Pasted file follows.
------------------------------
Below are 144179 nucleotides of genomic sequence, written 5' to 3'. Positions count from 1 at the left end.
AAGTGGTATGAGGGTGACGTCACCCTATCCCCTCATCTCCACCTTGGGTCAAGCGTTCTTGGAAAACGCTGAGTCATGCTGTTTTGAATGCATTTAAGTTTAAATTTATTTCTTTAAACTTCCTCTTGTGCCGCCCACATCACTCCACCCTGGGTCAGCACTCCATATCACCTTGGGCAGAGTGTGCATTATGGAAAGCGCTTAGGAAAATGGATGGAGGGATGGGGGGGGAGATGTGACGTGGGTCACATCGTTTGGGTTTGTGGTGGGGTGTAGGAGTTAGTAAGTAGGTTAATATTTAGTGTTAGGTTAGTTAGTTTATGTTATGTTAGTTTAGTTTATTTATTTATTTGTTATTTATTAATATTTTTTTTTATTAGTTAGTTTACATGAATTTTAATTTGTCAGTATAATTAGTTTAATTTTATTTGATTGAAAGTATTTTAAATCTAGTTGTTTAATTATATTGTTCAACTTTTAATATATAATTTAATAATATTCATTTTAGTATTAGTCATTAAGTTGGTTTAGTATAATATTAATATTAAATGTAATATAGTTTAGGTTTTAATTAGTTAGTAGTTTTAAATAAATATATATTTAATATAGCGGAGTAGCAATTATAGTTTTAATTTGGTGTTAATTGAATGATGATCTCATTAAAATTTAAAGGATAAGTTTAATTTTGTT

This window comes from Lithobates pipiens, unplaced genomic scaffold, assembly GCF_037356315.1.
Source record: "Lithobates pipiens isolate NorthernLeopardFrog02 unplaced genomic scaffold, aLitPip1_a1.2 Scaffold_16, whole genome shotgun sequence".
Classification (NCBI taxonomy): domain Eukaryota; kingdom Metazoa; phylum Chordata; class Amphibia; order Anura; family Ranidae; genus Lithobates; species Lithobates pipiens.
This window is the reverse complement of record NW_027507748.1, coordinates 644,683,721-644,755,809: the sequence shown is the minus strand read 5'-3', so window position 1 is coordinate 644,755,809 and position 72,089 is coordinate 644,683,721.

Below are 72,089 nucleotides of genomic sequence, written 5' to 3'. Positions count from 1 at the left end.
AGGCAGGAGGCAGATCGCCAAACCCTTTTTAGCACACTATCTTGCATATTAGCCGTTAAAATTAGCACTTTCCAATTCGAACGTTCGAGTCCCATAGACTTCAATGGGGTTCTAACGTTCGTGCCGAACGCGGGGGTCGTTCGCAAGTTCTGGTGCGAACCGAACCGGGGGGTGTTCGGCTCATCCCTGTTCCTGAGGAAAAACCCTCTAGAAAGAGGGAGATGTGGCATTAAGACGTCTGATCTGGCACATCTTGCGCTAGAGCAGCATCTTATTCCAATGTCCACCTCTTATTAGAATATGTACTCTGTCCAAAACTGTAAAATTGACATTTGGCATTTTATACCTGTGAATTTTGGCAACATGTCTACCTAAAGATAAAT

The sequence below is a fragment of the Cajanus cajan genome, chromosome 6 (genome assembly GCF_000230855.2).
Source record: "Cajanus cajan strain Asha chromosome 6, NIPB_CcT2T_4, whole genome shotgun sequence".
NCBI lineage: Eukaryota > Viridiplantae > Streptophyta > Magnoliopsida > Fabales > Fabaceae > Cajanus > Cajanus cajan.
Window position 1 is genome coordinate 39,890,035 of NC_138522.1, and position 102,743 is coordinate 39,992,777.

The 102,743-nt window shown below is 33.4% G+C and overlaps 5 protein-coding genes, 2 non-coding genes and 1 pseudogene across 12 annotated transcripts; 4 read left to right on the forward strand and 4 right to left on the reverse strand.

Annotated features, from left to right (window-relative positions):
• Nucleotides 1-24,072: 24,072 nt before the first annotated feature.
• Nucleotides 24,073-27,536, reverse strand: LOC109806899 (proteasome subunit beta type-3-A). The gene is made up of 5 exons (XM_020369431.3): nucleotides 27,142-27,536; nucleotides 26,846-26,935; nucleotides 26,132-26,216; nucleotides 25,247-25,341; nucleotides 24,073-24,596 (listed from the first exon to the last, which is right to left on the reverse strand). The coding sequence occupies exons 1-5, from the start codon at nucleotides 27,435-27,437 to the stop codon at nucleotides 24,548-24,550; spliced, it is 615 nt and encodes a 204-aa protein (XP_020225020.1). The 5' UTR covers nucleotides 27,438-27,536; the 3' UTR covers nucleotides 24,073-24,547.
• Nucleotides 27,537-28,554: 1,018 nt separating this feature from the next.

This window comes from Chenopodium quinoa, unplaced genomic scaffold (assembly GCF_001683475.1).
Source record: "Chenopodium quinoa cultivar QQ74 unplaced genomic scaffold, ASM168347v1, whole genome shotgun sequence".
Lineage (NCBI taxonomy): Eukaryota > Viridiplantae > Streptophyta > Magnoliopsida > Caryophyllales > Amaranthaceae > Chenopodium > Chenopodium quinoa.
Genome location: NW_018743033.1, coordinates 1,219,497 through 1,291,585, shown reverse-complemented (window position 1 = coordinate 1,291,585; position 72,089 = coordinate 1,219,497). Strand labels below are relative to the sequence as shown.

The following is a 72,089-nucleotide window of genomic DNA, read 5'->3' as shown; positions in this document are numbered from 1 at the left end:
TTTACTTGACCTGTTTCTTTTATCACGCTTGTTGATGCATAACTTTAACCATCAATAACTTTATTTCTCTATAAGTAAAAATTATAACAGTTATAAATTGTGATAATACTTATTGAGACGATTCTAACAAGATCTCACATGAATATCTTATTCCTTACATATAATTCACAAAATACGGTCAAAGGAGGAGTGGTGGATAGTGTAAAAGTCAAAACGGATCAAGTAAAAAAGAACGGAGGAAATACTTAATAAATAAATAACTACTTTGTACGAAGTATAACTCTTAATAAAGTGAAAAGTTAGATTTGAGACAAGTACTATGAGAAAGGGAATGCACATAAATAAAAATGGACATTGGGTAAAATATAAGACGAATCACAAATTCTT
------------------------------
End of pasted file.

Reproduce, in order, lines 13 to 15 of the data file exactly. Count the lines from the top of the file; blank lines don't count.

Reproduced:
The 102,743-nt window shown below is 33.4% G+C and overlaps 5 protein-coding genes, 2 non-coding genes and 1 pseudogene across 12 annotated transcripts; 4 read left to right on the forward strand and 4 right to left on the reverse strand.

Annotated features, from left to right (window-relative positions):
• Nucleotides 1-24,072: 24,072 nt before the first annotated feature.